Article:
As I read this article I was thinking about how it applied within an enterprise context - specifically, how the last few years of "Enterprise 2.0"-related solutions has created more visible and transparent publics. By "publics" I mean spaces that are broadly open to participation and contribution by people who may not know each other but have some common understanding and shared identity (refer to danah boyd, and her writings on "networked publics"). In this case, employee's have a common understanding and shared identity at some level - and with E2.0-type environments, we are enabling interaction on a more broad scale - thus, the concept of an "Enterprise Public". The rise of "publics" within the enterprise - and since there is not "one public" but many (giving rise to "networked enterprise publics" (again, crediting the thinking of danah boyd here) - is an intriguing phenomenon and often is the source of friction with traditional organizational structures and policies that prefer to limit participation and contributions to a more narrow group of people (based on process, role, security needs, etc).
Maybe I'll post more on the concept of enterprise publics later - but the other question the article raised in mind was the issue of media and information literacties (in this case, writing - but more broadly, a range of competencies and cultural etiquette's we need to think about more strategically.
Within the enterprise, people are generally comfortable attaching documents to email and circulating them to larger audiences or saving documents into shared libraries, and even (to a lesser degree) posting questions in discussion forums. However, the idea of pubic posting, without any sense of audience, can become a barrier to the type of social interaction associated with Enterprise 2.0. As I read the article, what came to mind was not so much the point about writing (although I agree with the points since I love to write) - but the issue of media literacies. In my experience, organizations rarely focus on how our interaction models are evolving in conjunction with how media is transforming the ways we communicate, share, connect, and collaborate. How many organizations treat media and information literacies as a strategic workforce capability they need to develop? I imagine the answer is: very few.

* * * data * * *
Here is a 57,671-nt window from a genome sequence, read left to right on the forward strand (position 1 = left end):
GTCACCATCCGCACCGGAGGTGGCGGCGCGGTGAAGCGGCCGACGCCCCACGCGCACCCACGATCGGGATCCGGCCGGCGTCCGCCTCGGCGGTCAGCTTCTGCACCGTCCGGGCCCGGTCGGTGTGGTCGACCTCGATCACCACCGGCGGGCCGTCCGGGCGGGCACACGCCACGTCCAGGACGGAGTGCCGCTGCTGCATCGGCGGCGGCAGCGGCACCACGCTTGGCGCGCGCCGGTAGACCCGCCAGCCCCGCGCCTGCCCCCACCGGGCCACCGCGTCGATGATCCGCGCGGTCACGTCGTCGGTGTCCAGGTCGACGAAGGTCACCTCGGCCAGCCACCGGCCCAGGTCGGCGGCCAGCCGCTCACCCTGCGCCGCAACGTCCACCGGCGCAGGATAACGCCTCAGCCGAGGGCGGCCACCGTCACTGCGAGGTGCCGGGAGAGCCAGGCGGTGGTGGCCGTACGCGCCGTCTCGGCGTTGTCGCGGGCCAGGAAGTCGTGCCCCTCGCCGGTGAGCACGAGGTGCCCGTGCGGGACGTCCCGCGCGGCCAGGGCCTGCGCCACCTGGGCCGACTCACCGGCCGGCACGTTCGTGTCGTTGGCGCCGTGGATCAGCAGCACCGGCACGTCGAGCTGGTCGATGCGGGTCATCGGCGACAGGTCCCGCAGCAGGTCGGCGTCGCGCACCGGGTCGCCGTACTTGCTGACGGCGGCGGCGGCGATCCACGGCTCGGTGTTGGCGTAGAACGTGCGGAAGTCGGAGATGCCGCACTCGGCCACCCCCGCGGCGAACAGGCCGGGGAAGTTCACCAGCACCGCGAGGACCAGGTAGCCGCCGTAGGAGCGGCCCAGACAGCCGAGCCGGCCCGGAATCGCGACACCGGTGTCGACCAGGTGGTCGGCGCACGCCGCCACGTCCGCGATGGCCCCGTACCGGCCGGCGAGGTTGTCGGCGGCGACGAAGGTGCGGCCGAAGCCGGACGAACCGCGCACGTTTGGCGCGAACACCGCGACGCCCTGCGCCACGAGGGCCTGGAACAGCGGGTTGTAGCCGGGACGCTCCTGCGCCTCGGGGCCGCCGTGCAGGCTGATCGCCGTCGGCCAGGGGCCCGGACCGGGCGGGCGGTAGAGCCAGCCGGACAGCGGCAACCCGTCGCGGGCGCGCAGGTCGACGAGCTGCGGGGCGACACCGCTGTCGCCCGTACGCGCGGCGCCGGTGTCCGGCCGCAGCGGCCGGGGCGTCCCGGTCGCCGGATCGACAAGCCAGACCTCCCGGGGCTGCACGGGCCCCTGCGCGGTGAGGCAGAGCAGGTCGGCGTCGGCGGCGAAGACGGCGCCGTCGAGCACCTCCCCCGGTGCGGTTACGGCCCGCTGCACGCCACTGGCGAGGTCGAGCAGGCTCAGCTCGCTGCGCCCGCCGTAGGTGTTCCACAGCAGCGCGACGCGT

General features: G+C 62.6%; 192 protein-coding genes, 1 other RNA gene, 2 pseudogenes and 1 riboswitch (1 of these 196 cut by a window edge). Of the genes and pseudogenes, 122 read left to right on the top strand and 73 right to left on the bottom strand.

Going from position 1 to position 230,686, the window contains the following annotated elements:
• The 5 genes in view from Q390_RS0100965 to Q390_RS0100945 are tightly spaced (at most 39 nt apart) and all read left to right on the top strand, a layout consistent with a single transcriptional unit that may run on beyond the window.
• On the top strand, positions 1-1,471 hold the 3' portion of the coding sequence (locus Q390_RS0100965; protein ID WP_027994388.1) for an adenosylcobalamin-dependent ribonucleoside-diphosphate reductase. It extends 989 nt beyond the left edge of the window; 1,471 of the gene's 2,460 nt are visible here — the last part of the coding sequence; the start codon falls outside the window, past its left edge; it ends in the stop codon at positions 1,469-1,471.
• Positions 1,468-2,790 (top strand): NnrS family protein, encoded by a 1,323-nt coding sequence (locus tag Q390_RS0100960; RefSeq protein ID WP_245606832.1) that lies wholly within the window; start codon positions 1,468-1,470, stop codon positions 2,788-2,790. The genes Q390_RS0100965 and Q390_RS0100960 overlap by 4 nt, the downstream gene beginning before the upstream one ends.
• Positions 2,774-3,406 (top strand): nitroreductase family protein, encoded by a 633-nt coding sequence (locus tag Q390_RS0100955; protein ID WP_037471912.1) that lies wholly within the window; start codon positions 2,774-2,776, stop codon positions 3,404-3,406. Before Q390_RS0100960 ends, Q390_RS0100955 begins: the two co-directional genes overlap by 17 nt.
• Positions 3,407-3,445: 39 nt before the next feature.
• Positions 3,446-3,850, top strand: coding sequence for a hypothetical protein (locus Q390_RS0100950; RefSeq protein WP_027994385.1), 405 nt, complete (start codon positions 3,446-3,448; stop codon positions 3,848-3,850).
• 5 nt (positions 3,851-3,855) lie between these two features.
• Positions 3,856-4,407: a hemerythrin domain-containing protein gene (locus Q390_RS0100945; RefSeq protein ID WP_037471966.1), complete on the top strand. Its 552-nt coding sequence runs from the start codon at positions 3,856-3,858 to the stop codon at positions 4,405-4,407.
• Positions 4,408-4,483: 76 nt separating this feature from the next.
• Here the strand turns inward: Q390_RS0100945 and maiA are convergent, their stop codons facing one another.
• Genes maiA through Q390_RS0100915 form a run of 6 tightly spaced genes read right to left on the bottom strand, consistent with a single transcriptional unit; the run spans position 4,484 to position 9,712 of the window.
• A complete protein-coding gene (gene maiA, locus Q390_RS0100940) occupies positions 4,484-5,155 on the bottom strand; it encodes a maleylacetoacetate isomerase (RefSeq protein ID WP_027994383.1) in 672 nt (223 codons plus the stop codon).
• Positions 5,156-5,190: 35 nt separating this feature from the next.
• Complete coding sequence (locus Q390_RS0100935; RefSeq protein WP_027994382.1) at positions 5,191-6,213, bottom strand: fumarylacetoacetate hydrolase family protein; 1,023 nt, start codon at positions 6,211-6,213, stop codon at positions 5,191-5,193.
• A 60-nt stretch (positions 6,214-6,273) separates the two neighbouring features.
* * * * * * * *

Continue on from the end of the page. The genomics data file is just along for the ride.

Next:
What Vygotsky and Wolf observed about writing, we can extend and expand to writing in public. Writing for an audience is a special and important sub-case: it’s writing with feedback and consequences. Doing it yourself changes how you think about it and how you evaluate others’ efforts. The now-unfashionable word “empowerment” describes a part of that change: writing is a way of discovering one’s voice and feeling its strength. But writing in public involves discovering the boundaries and limits of that power, too. We learn all the different ways in which we are not the center of the universe. That kind of discovery has a way of helping us grow up fast.
So when I hear the still-commonplace dismissal of blogging as a trivial pastime or an amateurish hobby, I think, hold on a second. Writing — making texts — changes how we read and think. Every blogger (at least every blogger that wasn’t already a writer) is someone who has learned to read the world differently.
From Twitter @Roundtrip (Greg Lloyd)